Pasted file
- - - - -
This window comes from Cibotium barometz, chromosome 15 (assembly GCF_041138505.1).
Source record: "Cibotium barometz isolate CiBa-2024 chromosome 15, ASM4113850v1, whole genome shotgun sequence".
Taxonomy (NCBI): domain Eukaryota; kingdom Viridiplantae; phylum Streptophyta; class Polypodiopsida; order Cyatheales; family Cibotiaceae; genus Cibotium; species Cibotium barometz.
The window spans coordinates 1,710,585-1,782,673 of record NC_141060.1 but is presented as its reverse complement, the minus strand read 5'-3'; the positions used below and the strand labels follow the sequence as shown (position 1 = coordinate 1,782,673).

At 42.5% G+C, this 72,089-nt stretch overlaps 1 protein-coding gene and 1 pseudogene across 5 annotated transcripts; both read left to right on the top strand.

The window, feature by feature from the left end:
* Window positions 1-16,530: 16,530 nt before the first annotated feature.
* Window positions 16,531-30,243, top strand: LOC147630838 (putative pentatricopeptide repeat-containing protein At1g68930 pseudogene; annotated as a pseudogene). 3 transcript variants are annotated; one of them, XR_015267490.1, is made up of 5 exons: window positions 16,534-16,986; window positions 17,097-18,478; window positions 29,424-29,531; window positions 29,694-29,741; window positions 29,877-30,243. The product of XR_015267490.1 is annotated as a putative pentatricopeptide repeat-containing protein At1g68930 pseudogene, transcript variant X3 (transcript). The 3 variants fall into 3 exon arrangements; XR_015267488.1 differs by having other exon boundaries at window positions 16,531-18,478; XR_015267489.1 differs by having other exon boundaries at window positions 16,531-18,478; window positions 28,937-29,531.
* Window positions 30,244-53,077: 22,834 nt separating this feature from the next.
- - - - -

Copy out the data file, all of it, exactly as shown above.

This window comes from Cibotium barometz, chromosome 15 (assembly GCF_041138505.1).
Source record: "Cibotium barometz isolate CiBa-2024 chromosome 15, ASM4113850v1, whole genome shotgun sequence".
Taxonomy (NCBI): domain Eukaryota; kingdom Viridiplantae; phylum Streptophyta; class Polypodiopsida; order Cyatheales; family Cibotiaceae; genus Cibotium; species Cibotium barometz.
The window spans coordinates 1,710,585-1,782,673 of record NC_141060.1 but is presented as its reverse complement, the minus strand read 5'-3'; the positions used below and the strand labels follow the sequence as shown (position 1 = coordinate 1,782,673).

At 42.5% G+C, this 72,089-nt stretch overlaps 1 protein-coding gene and 1 pseudogene across 5 annotated transcripts; both read left to right on the top strand.

The window, feature by feature from the left end:
* Window positions 1-16,530: 16,530 nt before the first annotated feature.
* Window positions 16,531-30,243, top strand: LOC147630838 (putative pentatricopeptide repeat-containing protein At1g68930 pseudogene; annotated as a pseudogene). 3 transcript variants are annotated; one of them, XR_015267490.1, is made up of 5 exons: window positions 16,534-16,986; window positions 17,097-18,478; window positions 29,424-29,531; window positions 29,694-29,741; window positions 29,877-30,243. The product of XR_015267490.1 is annotated as a putative pentatricopeptide repeat-containing protein At1g68930 pseudogene, transcript variant X3 (transcript). The 3 variants fall into 3 exon arrangements; XR_015267488.1 differs by having other exon boundaries at window positions 16,531-18,478; XR_015267489.1 differs by having other exon boundaries at window positions 16,531-18,478; window positions 28,937-29,531.
* Window positions 30,244-53,077: 22,834 nt separating this feature from the next.